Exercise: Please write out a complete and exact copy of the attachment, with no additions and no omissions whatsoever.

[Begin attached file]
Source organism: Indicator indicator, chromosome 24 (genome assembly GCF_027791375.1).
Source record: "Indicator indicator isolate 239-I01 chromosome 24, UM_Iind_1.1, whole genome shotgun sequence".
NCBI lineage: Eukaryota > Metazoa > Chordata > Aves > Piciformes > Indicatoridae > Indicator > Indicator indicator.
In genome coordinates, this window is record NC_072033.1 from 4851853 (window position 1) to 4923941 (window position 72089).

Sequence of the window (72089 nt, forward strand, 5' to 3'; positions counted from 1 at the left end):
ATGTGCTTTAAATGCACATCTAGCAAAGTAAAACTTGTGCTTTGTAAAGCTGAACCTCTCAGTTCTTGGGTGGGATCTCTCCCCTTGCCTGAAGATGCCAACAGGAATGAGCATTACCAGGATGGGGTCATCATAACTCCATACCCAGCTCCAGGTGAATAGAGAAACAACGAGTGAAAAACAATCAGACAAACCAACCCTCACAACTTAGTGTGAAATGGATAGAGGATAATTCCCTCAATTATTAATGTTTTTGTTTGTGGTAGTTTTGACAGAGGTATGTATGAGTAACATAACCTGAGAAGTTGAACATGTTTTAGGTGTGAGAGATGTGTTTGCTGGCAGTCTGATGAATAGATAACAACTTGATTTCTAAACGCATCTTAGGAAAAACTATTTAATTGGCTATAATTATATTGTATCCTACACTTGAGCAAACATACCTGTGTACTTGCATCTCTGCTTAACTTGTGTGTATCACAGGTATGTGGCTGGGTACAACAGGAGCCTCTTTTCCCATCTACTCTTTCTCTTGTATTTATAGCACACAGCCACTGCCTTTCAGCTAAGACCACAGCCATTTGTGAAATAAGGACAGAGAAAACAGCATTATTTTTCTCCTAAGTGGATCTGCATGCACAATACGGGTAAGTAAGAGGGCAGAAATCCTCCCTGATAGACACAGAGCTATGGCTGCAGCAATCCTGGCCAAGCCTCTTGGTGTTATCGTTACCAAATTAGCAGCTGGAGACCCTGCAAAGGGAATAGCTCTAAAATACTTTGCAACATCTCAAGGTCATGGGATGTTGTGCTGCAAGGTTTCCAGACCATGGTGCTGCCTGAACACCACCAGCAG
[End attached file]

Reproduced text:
Source organism: Indicator indicator, chromosome 24 (genome assembly GCF_027791375.1).
Source record: "Indicator indicator isolate 239-I01 chromosome 24, UM_Iind_1.1, whole genome shotgun sequence".
NCBI lineage: Eukaryota > Metazoa > Chordata > Aves > Piciformes > Indicatoridae > Indicator > Indicator indicator.
In genome coordinates, this window is record NC_072033.1 from 4851853 (window position 1) to 4923941 (window position 72089).

Sequence of the window (72089 nt, forward strand, 5' to 3'; positions counted from 1 at the left end):
ATGTGCTTTAAATGCACATCTAGCAAAGTAAAACTTGTGCTTTGTAAAGCTGAACCTCTCAGTTCTTGGGTGGGATCTCTCCCCTTGCCTGAAGATGCCAACAGGAATGAGCATTACCAGGATGGGGTCATCATAACTCCATACCCAGCTCCAGGTGAATAGAGAAACAACGAGTGAAAAACAATCAGACAAACCAACCCTCACAACTTAGTGTGAAATGGATAGAGGATAATTCCCTCAATTATTAATGTTTTTGTTTGTGGTAGTTTTGACAGAGGTATGTATGAGTAACATAACCTGAGAAGTTGAACATGTTTTAGGTGTGAGAGATGTGTTTGCTGGCAGTCTGATGAATAGATAACAACTTGATTTCTAAACGCATCTTAGGAAAAACTATTTAATTGGCTATAATTATATTGTATCCTACACTTGAGCAAACATACCTGTGTACTTGCATCTCTGCTTAACTTGTGTGTATCACAGGTATGTGGCTGGGTACAACAGGAGCCTCTTTTCCCATCTACTCTTTCTCTTGTATTTATAGCACACAGCCACTGCCTTTCAGCTAAGACCACAGCCATTTGTGAAATAAGGACAGAGAAAACAGCATTATTTTTCTCCTAAGTGGATCTGCATGCACAATACGGGTAAGTAAGAGGGCAGAAATCCTCCCTGATAGACACAGAGCTATGGCTGCAGCAATCCTGGCCAAGCCTCTTGGTGTTATCGTTACCAAATTAGCAGCTGGAGACCCTGCAAAGGGAATAGCTCTAAAATACTTTGCAACATCTCAAGGTCATGGGATGTTGTGCTGCAAGGTTTCCAGACCATGGTGCTGCCTGAACACCACCAGCAG